1. The Drikhung ('bri gung) Kagyu was founded by Drikhung Kyopa Jigten Sumgyi Gönpo (1143-1217). Drikung Kyapgön Chetsang Rinpoche (b. 1946), who resides in Dehradun, India, is the present head of the Drikhung Kagyu lineage.
2. The Drukpa ('brug pa) Kagyu was founded by Drupchen Lingrepa Pema Dorje (1128-1188), a student of Phakmo Trupa, and his disciple Chöje Tsangpa Gyare Yeshe Dorje, (1161-1211). They founded the first seat of this lineage, Namdruk Monastery in central Tibet. Later, Kunkhyen Pema Karpo (1527-1592) founded the Druk Sang-ngak Chöling in southern Tibet, which became the main seat of this lineage. Kapgön Drukchen Rinpoche, who lives in Darjeeling, India, is the present head of the lineage. This lineage, adopted as the state religion of the Kingdom Of Bhutan, originally was brought there by the great Drukpa Kagyu master Shaptrung Ngakwang Namgyal and flourished in Bhutan throughout the centuries. His Holiness Je Khenpo of Bhutan and the present King of Bhutan Jigme Senge Wangchuk are the head of Drukpa Kagyu in Bhutan.
3. The Taklung (stag lung) Kagyu was founded by Taklung Thangpa Tashi Pal (1142-1210). Taklung Shapdrung Rinpoche, is presently heads the lineage, along with Taklung Matul Rinpoche and Tsatrul Rinpoche.
4. The Yasang (g.y'a bzang) Kagyu was founded by Zarawa Kalden Yeshe Senge (? - 1207 d.), a student of Phakmo Trupa, and his disciple Yasang Chöje Chökyi Mönlam (1169-1233). Yasang Chöje founded the Yasang or Yamsang (g.yam bzang) monastery in 1206 C.E. and the name of the lineage came from that.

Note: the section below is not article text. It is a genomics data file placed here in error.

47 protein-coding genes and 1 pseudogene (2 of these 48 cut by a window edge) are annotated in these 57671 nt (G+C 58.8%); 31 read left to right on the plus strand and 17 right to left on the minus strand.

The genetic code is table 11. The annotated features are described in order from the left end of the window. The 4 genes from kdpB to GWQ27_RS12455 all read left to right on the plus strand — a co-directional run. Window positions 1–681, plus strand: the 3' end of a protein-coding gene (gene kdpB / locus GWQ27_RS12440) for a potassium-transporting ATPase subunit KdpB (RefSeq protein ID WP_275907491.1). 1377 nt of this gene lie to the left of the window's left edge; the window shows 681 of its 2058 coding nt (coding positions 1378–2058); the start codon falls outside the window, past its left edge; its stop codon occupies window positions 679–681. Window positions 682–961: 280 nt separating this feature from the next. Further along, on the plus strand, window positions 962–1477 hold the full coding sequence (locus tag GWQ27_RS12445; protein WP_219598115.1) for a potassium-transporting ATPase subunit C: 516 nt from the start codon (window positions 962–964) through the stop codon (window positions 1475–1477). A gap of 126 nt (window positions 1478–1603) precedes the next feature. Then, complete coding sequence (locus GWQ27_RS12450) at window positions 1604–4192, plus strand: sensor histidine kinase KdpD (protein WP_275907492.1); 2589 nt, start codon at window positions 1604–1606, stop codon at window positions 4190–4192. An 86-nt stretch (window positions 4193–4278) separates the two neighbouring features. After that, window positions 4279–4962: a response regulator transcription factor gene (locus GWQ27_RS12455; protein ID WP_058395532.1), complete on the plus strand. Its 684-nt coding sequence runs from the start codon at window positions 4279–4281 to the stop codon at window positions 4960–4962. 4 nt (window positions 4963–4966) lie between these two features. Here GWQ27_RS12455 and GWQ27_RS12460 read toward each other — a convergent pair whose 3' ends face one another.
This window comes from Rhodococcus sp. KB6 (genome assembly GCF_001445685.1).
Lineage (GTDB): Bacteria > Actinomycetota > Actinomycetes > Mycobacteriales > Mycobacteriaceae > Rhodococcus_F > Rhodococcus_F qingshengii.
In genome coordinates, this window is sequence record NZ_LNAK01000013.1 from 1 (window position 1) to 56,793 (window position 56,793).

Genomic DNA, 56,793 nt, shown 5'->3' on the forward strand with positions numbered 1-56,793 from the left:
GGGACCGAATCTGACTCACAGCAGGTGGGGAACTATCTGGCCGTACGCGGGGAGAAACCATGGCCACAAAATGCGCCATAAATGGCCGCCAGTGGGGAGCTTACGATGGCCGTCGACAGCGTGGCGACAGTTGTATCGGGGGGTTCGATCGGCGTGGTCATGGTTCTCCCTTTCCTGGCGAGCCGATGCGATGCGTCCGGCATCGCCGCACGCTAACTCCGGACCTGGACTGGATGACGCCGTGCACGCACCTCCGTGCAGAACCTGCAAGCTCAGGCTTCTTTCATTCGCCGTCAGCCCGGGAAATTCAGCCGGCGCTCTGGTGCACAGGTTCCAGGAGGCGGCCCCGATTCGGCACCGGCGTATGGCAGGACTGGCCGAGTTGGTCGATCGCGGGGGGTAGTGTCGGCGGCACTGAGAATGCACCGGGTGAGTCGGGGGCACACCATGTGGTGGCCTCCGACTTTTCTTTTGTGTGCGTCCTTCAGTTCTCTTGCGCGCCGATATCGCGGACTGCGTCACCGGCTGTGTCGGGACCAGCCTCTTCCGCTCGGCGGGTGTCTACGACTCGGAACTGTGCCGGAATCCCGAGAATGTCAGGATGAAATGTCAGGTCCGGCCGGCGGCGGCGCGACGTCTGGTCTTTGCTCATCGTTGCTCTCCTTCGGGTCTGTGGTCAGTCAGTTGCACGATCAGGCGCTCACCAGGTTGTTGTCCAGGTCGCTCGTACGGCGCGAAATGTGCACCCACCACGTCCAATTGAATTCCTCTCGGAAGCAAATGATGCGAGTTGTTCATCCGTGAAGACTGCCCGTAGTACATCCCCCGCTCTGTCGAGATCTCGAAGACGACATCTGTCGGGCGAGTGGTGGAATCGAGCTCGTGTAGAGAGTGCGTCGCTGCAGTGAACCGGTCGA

5. The Trophu (khro phu) Kagyu was founded by Rinpoche Gyatsa, nephew and a student of Phakmo Trupa, and his disciple Trophu Lotsawa Champa Pal (1173-1225). Trophu Lotsawa founded the Trophu monastery and institute in the Tsang region of central Tibet and the name of the lineage derives from this.
6. The Shuksep (shug gseb) Kagyu was founded by Gyergom Tsultrim Senge (1144-1204), who was a student of Phakmo Trupa. He founded the Shuksep monastery in 1181 C.E., in the Nyephu area in the Chushur region of central Tibet, from whence comes the name of the lineage.
7. Yelpa (yel pa) Kagyu was founded by Yelpa Drupthop Yeshe Tsekpa (century?) who founded the monasteries in Yelphuk.
8. Martsang (smar tshang) Kagyu was founded by Martsang Sherab Senge, a student of Phakmo Trupa.
The Shangpa Kagyu, one of the main Kagyu lineages, was founded by the great yogi, Khyungpo Nyaljor (978-1079). Khyungpo Nyaljor traveled to Nepal where he met Acharya Sumati and received training as a translator and then traveled to India. He received teachings from one hundred and fifty scholars and yogis and mastered the vajrayana teachings. Khyungpo Naljor's main teachers are Sukhasiddha, Rahulagupta and Niguma, the consort of Naropa. When he returned to Tibet, he received the monastic vows from the Kadampa master, Langri Thangpa.